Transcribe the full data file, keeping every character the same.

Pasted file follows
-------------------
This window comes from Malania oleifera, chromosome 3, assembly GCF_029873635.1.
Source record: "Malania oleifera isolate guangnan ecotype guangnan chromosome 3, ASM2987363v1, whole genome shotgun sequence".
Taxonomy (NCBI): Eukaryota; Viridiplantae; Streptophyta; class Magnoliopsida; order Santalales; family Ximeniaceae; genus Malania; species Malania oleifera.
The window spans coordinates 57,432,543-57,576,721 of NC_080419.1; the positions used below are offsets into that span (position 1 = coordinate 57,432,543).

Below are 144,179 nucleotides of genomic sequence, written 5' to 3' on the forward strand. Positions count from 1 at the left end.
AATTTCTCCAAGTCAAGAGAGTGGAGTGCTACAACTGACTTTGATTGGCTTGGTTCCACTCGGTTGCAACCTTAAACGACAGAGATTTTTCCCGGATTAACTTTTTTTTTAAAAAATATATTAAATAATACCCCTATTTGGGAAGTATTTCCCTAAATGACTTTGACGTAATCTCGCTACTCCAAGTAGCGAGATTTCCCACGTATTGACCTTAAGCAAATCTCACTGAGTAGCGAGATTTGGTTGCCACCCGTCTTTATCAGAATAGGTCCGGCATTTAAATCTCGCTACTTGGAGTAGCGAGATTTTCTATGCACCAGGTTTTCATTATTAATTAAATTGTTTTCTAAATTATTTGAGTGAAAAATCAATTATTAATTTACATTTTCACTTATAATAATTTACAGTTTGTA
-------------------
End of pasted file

This window comes from Malania oleifera, chromosome 3, assembly GCF_029873635.1.
Source record: "Malania oleifera isolate guangnan ecotype guangnan chromosome 3, ASM2987363v1, whole genome shotgun sequence".
Taxonomy (NCBI): Eukaryota; Viridiplantae; Streptophyta; class Magnoliopsida; order Santalales; family Ximeniaceae; genus Malania; species Malania oleifera.
The window spans coordinates 57,432,543-57,576,721 of NC_080419.1; the positions used below are offsets into that span (position 1 = coordinate 57,432,543).

Below are 144,179 nucleotides of genomic sequence, written 5' to 3' on the forward strand. Positions count from 1 at the left end.
AATTTCTCCAAGTCAAGAGAGTGGAGTGCTACAACTGACTTTGATTGGCTTGGTTCCACTCGGTTGCAACCTTAAACGACAGAGATTTTTCCCGGATTAACTTTTTTTTTAAAAAATATATTAAATAATACCCCTATTTGGGAAGTATTTCCCTAAATGACTTTGACGTAATCTCGCTACTCCAAGTAGCGAGATTTCCCACGTATTGACCTTAAGCAAATCTCACTGAGTAGCGAGATTTGGTTGCCACCCGTCTTTATCAGAATAGGTCCGGCATTTAAATCTCGCTACTTGGAGTAGCGAGATTTTCTATGCACCAGGTTTTCATTATTAATTAAATTGTTTTCTAAATTATTTGAGTGAAAAATCAATTATTAATTTACATTTTCACTTATAATAATTTACAGTTTGTA